Fashioning Tradition:
Japanese Tea Wares from the Sixteenth and Seventeenth Centuries

January 19 - May 27, 2007

Fashioning Tradition:  Japanese Tea Wares from the Sixteenth and Seventeenth Centuries features objects associated with the tea ceremony, which has become a metaphor for Japanese culture and Japanese aesthetics both in Japan and the West.  The custom of drinking tea is traditionally said to have been imported to Japan from China during the 9th century, but did not become widespread until the 13th century when it was used by Zen monks to stay awake during meditation.  In the 15th and 16th centuries, tea masters combined the drinking of tea with the appreciation of works of art in a carefully choreographed setting, a practice that came to be known as sadō, or the way of tea.

The ritual preparation of tea requires a range of objects—works of painting or calligraphy to hang in the alcove of the tea room, vases for seasonal flower arrangements, iron kettles for boiling water, lacquer or ceramic containers for powdered tea, bamboo scoops, whisks and ladles, and, of primary importance, ceramic tea bowls.  This exhibition will include a number of these objects, dating from as early as the mid-8th century, which are valued both for their aesthetic value and as aids in spiritual and contemplative practice.  Highlights include three tea bowls by the fifth-generation Raku potter Sōnyū, a bowl by Chojirō, the first-generation Raku potter, and the only work of its type in this country; a letter by the tea master Sen no Rikyū, and a section of a tea diary by Matsudaira Fumai.

Samuel C. Morse—professor of fine arts at Amherst College and the Museum's curatorial consultant for Asian art—served as the guest curator for the exhibition and author of its accompanying catalogue. The show is the basis for a spring-semester course shared by Amherst and Smith Colleges and taught by Professor Morse and Professor Tom Rohlich of Smith.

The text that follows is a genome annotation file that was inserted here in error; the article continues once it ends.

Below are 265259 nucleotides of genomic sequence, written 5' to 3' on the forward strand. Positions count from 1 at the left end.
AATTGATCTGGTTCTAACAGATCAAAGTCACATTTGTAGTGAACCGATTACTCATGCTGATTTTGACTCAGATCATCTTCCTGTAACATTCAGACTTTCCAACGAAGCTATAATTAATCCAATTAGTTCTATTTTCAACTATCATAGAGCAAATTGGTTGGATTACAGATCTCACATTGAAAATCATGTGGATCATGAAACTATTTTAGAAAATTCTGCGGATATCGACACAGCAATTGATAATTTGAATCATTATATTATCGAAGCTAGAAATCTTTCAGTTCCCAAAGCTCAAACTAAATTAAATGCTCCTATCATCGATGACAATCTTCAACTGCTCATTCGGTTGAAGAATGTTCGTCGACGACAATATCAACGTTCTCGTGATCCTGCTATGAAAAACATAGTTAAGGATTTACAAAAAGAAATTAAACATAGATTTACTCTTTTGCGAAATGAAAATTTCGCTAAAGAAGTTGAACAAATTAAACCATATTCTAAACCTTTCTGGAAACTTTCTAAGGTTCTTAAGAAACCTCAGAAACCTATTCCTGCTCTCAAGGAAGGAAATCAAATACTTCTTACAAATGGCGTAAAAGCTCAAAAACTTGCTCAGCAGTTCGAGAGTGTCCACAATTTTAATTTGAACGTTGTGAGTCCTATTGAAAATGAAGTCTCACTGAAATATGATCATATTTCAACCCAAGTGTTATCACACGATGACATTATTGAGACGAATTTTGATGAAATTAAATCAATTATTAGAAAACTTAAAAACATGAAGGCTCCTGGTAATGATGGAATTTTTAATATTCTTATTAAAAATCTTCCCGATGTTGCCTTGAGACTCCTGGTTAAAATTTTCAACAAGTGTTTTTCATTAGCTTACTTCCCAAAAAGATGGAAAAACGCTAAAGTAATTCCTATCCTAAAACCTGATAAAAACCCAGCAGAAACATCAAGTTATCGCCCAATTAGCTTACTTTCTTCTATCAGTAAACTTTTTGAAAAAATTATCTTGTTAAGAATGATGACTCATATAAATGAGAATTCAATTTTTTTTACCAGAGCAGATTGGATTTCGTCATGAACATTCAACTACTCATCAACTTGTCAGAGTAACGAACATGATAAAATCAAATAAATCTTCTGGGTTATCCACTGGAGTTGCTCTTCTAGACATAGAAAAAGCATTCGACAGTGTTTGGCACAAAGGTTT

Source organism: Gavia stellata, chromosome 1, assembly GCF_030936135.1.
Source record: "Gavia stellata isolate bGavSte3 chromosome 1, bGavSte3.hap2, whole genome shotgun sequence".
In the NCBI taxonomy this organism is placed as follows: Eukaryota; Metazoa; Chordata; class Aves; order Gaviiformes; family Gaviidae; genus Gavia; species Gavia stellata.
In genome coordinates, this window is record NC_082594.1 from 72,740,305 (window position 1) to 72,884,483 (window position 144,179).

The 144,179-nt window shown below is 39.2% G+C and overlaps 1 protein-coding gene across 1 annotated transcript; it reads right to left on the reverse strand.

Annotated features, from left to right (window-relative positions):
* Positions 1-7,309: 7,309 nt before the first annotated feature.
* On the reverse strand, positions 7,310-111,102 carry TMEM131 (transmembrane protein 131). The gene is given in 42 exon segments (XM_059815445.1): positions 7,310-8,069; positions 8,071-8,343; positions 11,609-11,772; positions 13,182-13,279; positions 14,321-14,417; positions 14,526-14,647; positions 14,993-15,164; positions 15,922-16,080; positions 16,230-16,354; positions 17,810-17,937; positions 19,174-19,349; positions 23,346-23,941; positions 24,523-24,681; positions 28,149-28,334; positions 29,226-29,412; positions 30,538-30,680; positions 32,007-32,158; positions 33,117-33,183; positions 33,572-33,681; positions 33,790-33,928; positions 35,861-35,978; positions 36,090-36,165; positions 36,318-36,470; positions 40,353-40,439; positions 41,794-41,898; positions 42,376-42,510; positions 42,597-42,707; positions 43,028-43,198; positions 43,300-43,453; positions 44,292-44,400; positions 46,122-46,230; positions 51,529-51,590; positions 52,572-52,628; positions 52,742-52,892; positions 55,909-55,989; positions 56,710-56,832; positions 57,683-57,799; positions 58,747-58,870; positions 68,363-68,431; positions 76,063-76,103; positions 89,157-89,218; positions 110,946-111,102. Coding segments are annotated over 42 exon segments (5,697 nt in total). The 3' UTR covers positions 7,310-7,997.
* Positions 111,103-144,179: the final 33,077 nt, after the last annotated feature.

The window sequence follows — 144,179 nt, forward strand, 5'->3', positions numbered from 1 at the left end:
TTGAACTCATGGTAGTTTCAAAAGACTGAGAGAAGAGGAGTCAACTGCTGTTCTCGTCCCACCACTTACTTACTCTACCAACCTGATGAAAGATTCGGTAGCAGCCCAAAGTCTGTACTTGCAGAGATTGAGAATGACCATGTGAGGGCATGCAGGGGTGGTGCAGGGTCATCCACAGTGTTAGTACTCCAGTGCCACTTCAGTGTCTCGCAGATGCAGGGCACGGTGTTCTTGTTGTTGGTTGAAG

“Students will be able to see two tea arrangements, known as toriawase,” says Morse, “one in the teahouse and one in front of a screen that skillfully creates the illusion of looking out through bamboo blinds to a garden setting.  Our intention is to get the students to make a toriawase of their own at the start of the semester and then revisit their toriawase at the end of the semester.  The availability of actual objects will be essential to this process.”

Loans to the exhibition have been made from private collections in New York and Cambridge as well as from the Art Complex Museum in Duxbury, Massachusetts. The Urasenke Foundation, New York, provided the tea house setting for the toriawase. The exhibition and its catalogue are supported by a generous grant from The Brown Foundation, Inc., of Houston.